Subject: Re: CVS commit: src/sys/netinet
To: Darren Reed <firstname.lastname@example.org>
From: Steven M. Bellovin <email@example.com>
Date: 09/08/2003 13:50:18
In message <firstname.lastname@example.org>, "Darren Reed" writes:
>From Steven Bellovin:
>> The IPid field shouldn't repeat
>> for somewhat longer than the fragment lifetime on the receiving system.
>Given the speed in which the IP ID field can be recycled, these days, we
>should look at ways that allow the ID number to be reused "safely". On
>systems that are sending out large amounts of traffic, the randomised
>ID field does not add a lot of value at all (consider if you will the
>original premis for this was scanning otherwise "quiet" hosts.)
>As an example of different methods, can we reasonably expect to use one
>sequence set per protocol or even one sequence set per IP address pair ?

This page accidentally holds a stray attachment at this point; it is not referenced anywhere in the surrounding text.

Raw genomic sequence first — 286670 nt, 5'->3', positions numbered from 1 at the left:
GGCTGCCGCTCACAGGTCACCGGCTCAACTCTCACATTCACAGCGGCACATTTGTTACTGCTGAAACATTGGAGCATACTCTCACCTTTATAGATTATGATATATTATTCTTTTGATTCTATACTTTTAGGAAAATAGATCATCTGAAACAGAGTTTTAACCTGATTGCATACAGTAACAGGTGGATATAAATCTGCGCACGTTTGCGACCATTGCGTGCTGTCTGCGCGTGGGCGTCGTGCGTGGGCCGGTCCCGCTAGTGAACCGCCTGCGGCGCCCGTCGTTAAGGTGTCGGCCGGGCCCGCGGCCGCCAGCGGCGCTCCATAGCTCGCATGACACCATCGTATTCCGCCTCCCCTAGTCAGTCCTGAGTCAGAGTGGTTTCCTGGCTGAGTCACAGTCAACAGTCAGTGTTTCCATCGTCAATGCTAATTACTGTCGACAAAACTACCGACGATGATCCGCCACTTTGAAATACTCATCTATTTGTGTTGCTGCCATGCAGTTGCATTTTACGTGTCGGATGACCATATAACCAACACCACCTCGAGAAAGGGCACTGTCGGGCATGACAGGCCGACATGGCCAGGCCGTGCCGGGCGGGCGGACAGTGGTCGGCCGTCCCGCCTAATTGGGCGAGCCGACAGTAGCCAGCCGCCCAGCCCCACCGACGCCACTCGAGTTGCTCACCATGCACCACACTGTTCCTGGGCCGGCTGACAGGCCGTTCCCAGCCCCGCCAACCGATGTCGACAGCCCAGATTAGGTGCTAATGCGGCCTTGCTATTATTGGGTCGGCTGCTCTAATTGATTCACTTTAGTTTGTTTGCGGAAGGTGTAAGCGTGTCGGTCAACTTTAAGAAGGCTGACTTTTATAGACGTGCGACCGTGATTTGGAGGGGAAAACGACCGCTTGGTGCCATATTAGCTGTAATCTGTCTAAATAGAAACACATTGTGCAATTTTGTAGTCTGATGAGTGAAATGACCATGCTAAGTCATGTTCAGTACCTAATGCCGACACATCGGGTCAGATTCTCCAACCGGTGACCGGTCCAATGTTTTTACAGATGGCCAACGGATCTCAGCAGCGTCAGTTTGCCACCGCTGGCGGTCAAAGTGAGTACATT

>Should we possibly think about a sysctl knob that choses the IPid slection
>algorithm so that it can be tuned for "best fit" ? Picking "random" as the
>default might not be a bad idea to begin with either.
>(0 = sequential, 1 = random, 2 = per proto, 3 = per IP pair...)
>And of course, do the costs outweigh the benefits of other alternatives in
>supporting multiple alternatives for this ?
The spec permits one IPid sequence per <src,dst,protocol> triple,
since those parameters are used in matching fragments. The downside
is implementation complexity; it won't break anything anywhere on
the net. You also don't need to consume IPid space -- or at least,
you don't need to worry about preventing duplicates -- on packets
that have set.
--Steve Bellovin, http://www.research.att.com/~smb